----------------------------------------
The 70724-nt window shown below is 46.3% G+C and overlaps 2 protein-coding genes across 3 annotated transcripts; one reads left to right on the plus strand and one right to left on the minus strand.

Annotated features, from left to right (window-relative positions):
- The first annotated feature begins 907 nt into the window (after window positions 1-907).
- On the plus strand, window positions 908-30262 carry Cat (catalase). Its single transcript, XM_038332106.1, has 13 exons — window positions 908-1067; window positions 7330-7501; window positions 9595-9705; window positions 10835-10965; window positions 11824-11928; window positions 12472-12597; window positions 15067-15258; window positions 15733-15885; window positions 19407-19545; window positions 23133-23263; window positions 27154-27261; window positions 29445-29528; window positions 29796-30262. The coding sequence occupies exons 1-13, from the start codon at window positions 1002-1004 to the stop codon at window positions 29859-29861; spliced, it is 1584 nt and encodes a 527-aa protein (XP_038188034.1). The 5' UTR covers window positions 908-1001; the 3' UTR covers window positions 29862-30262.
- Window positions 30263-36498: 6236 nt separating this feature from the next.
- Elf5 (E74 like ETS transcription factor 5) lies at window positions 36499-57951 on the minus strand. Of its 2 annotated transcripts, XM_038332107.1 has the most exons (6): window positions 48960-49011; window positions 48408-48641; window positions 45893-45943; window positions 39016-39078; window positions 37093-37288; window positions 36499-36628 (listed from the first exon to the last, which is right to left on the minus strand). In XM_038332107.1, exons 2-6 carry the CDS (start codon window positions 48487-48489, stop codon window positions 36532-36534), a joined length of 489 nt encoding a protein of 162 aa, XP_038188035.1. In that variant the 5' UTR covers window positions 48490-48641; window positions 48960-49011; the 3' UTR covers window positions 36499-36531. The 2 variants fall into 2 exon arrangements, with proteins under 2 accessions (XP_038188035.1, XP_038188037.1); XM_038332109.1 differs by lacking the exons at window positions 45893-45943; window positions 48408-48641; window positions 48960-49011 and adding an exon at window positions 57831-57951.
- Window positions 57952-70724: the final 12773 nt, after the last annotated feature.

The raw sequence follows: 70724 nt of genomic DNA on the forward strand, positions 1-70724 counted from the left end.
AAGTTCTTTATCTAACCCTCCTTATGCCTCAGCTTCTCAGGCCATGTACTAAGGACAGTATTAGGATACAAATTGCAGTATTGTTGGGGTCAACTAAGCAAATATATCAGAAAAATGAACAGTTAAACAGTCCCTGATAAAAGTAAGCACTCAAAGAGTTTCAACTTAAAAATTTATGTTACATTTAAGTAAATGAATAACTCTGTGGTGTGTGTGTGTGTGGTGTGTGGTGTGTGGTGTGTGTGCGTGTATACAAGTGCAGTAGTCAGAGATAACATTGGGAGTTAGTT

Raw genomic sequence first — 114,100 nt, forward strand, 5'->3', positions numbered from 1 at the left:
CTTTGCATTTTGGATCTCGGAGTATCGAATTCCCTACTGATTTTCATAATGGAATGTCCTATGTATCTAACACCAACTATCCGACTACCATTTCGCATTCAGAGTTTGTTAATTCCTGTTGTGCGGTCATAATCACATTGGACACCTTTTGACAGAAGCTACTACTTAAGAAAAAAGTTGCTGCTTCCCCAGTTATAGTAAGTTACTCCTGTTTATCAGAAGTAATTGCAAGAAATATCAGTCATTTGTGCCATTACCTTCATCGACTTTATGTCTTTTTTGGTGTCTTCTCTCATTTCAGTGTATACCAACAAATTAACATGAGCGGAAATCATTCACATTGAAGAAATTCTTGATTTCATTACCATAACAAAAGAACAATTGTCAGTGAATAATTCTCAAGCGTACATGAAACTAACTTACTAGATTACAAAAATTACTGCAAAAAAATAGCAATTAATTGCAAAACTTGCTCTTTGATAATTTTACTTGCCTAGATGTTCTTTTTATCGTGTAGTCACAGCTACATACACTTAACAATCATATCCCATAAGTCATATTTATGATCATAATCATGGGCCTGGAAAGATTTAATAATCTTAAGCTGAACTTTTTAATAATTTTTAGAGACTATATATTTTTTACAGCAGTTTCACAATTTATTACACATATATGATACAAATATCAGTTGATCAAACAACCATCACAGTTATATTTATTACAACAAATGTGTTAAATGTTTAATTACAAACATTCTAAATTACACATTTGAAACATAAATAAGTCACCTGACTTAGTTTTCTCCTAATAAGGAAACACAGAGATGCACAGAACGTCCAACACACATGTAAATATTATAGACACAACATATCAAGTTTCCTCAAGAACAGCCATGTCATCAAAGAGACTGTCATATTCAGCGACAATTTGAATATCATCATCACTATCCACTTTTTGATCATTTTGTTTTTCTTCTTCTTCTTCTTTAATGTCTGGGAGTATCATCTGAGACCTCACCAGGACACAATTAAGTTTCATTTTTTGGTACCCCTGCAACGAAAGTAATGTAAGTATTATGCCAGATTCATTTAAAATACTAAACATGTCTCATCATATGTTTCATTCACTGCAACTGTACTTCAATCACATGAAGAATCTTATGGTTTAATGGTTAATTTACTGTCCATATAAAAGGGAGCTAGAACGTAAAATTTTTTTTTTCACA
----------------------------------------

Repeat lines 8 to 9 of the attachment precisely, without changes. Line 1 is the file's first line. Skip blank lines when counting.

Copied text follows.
The raw sequence follows: 70724 nt of genomic DNA on the forward strand, positions 1-70724 counted from the left end.
AAGTTCTTTATCTAACCCTCCTTATGCCTCAGCTTCTCAGGCCATGTACTAAGGACAGTATTAGGATACAAATTGCAGTATTGTTGGGGTCAACTAAGCAAATATATCAGAAAAATGAACAGTTAAACAGTCCCTGATAAAAGTAAGCACTCAAAGAGTTTCAACTTAAAAATTTATGTTACATTTAAGTAAATGAATAACTCTGTGGTGTGTGTGTGTGTGGTGTGTGGTGTGTGGTGTGTGTGCGTGTATACAAGTGCAGTAGTCAGAGATAACATTGGGAGTTAGTT